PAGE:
Musk turns down a seat on Twitter’s board, leaving the door open for him to pursue a hostile takeover
Elon Musk won’t be joining Twitter’s board after all.
News of Musk’s decision comes almost a week after an earlier statement by Agrawal that Musk would be joining Twitter’s board—which came a day after Musk revealed that he’d taken a 9.2% stake in Twitter, making him the social media platform’s largest shareholder.
According to Agrawal, the company was set to make Musk’s board appointment official on Saturday, “contingent on a background check and formal acceptance.” Agrawal said that the company was “clear about the risks” of bringing the Tesla CEO on the board, yet said Twitter believed that “having Elon as a fiduciary of the company…was the best path forward.”
By turning down the appointment, Musk is now free to expand his stake in Twitter. If Musk had accepted the seat on Twitter’s board, he would have been limited to a maximum stake of 14.9% in the company.
Without that limit, Musk could now—in theory—pursue a hostile takeover by buying the company outright. That’s a move his extraordinary wealth comfortably enables him to do.
“Twitter is more vulnerable than some of its internet peers to outside pressure because its founders don’t have special voting control,” Justin Post, director of equity research at Bank of America Securities, wrote in a note published last week after Musk revealed his stake in the platform.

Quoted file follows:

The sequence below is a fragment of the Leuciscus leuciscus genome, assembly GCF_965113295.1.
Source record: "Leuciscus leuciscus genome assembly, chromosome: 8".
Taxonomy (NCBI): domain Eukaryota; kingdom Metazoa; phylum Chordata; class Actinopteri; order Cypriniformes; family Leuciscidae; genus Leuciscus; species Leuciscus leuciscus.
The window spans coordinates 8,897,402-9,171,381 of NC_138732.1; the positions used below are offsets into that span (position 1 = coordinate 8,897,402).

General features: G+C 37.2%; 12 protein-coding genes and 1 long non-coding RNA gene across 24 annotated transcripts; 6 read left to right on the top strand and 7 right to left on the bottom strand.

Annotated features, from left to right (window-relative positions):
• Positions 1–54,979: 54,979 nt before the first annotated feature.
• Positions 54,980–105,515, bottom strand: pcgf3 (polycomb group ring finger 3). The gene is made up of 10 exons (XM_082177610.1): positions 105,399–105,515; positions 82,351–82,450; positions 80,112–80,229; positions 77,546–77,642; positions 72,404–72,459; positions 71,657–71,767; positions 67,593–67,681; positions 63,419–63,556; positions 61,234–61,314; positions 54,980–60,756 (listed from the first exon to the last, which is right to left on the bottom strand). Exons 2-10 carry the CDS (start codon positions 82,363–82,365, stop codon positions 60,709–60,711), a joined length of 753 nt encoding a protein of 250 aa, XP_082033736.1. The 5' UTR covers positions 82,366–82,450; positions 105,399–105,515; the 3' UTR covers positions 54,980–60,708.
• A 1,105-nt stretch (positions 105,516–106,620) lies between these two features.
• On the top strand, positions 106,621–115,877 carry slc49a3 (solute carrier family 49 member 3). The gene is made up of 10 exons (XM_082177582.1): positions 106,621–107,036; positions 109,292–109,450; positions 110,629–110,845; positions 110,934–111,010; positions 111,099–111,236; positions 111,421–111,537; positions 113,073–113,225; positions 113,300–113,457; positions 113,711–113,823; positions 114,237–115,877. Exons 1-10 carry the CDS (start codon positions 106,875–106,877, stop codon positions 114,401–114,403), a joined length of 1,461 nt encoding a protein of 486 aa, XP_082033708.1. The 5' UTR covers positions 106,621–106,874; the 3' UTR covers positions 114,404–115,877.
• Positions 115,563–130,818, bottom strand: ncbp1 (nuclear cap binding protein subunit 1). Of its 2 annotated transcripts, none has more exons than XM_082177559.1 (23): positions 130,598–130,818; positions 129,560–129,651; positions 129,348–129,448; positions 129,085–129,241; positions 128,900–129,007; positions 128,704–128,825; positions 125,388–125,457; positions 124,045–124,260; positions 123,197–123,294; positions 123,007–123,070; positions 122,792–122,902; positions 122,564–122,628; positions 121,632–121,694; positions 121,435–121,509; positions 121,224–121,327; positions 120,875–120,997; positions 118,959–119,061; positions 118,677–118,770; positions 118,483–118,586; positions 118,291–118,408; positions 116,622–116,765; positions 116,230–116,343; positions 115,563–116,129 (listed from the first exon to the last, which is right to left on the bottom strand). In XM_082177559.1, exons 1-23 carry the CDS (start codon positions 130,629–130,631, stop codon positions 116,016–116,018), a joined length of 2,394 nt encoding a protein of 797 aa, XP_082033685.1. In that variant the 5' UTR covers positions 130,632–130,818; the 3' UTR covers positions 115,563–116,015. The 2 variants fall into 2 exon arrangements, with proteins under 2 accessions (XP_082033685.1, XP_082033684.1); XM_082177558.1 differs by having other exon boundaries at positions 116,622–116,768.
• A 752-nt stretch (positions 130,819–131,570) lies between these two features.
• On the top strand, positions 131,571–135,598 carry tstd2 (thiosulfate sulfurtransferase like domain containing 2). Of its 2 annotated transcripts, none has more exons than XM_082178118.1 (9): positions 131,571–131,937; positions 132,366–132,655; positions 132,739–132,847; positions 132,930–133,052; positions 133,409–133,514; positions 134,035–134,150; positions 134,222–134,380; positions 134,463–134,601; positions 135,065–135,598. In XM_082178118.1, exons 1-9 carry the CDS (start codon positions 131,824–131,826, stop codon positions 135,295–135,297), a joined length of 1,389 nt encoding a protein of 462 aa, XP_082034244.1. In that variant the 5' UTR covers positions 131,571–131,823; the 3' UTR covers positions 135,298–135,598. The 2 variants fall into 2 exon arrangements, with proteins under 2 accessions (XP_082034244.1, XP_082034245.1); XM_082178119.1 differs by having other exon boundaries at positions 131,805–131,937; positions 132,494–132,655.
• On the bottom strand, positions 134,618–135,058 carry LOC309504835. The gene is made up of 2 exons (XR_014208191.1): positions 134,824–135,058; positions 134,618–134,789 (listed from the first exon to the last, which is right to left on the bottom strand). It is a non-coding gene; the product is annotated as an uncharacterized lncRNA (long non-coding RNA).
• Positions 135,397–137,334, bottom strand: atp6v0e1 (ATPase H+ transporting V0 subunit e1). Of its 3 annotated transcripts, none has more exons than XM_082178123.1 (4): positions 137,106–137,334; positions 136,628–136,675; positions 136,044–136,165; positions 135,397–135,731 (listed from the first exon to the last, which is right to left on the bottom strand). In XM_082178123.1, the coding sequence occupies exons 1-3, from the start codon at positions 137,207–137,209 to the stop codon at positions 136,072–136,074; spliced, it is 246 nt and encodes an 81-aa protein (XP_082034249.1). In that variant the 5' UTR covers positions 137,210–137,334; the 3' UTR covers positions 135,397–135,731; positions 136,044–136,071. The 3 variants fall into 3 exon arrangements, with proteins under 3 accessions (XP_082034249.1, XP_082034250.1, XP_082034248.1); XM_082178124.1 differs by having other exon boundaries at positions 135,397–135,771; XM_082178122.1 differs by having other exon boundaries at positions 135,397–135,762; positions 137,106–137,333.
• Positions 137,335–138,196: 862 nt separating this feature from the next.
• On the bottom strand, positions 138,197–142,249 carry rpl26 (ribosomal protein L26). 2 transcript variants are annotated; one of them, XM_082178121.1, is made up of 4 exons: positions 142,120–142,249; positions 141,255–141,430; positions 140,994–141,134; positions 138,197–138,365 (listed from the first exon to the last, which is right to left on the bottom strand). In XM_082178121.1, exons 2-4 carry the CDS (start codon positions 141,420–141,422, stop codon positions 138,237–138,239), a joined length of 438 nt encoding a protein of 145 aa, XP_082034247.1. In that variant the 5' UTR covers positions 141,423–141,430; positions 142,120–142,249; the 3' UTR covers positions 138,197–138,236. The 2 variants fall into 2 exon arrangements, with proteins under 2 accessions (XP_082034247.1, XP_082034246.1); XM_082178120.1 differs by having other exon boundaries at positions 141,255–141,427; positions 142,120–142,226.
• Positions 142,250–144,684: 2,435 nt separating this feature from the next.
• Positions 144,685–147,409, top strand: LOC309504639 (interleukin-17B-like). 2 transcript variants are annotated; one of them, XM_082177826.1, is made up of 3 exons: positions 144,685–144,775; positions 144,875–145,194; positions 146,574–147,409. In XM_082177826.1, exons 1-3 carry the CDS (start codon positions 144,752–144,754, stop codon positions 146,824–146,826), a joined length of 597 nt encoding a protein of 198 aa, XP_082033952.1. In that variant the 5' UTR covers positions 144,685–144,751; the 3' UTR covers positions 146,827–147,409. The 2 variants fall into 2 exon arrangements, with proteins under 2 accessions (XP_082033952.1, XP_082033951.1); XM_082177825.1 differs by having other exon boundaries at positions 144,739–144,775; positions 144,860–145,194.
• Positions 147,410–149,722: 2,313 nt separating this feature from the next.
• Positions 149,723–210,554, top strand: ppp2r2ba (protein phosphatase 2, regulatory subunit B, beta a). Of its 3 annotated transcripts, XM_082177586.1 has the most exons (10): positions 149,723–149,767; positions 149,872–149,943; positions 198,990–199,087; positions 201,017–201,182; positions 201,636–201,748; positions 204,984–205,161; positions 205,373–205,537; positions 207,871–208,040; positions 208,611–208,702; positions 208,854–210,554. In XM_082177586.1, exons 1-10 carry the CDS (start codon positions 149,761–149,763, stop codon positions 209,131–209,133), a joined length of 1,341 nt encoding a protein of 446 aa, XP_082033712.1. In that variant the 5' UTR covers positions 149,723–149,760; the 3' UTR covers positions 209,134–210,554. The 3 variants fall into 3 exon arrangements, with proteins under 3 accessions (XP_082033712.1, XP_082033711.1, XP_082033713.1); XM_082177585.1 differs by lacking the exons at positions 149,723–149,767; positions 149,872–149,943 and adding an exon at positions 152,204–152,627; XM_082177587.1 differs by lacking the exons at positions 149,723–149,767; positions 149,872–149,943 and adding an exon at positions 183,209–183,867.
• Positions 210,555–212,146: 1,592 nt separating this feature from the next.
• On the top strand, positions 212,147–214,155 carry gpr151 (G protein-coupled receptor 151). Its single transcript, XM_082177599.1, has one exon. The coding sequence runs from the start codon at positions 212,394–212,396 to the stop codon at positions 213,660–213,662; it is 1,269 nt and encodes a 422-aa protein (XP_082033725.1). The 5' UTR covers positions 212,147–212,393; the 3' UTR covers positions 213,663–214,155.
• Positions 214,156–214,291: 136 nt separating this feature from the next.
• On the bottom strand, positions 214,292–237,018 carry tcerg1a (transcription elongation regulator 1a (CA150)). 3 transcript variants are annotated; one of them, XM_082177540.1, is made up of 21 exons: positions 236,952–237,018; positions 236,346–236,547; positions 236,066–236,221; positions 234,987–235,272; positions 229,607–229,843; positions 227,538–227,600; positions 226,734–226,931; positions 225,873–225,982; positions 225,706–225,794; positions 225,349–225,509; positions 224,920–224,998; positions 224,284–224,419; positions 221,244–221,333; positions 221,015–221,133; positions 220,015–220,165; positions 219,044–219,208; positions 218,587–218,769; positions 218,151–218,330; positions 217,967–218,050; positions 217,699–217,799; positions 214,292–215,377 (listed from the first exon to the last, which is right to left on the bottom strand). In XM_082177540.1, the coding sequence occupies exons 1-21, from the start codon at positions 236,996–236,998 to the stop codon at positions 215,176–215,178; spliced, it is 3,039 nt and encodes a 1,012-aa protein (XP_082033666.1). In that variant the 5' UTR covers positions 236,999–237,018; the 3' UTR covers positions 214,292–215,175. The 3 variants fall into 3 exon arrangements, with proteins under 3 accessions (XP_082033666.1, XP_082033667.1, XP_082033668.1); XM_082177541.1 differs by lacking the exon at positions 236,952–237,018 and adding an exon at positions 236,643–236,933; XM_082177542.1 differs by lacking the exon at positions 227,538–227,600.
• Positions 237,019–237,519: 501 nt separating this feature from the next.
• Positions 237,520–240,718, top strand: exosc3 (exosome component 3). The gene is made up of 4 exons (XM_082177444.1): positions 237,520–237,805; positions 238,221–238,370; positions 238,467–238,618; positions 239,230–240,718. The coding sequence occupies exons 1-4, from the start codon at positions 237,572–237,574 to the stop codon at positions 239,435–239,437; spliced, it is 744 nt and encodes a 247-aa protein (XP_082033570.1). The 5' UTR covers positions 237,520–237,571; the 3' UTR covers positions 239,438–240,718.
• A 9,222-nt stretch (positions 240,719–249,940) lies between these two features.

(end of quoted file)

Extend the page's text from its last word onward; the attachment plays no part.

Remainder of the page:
As of publication time, Elon Musk is still listed as a member of Twitter’s board of directors.
Since publicly revealing his investment in Twitter, Musk has tweeted several thoughts about the company’s services, including a poll gauging interest in an edit button, and floated the idea that users might pay for Twitter’s premium service using the cryptocurrency Dogecoin.
On Saturday morning—the same day that, Agrawal suggests, Musk turned down the board seat—Musk tweeted “Is Twitter dying?” and noted that several of the most followed Twitter accounts “tweet rarely and post very little content.”
According to Bloomberg, Musk’s disclosure of his stake in Twitter risked opening a new rift in the Tesla founder’s already strained relationship with the U.S. Securities and Exchange Commission. Musk revealed his stake later than U.S. equity regulations require, and originally used a form meant for passive investors who have no plan to influence a company’s operations. Musk later refiled his disclosure to classify himself as an active investor.
Some Twitter employees had feared Musk’s board appointment would hurt the company’s culture. One noted that some of Musk’s tweets would “likely” trigger a human resources investigation if sent by a company employee, and asked whether “board members are held to the same standard,” according to The Washington Post.
In his Sunday memo, Agrawal asked employees to “tune out the noise.”
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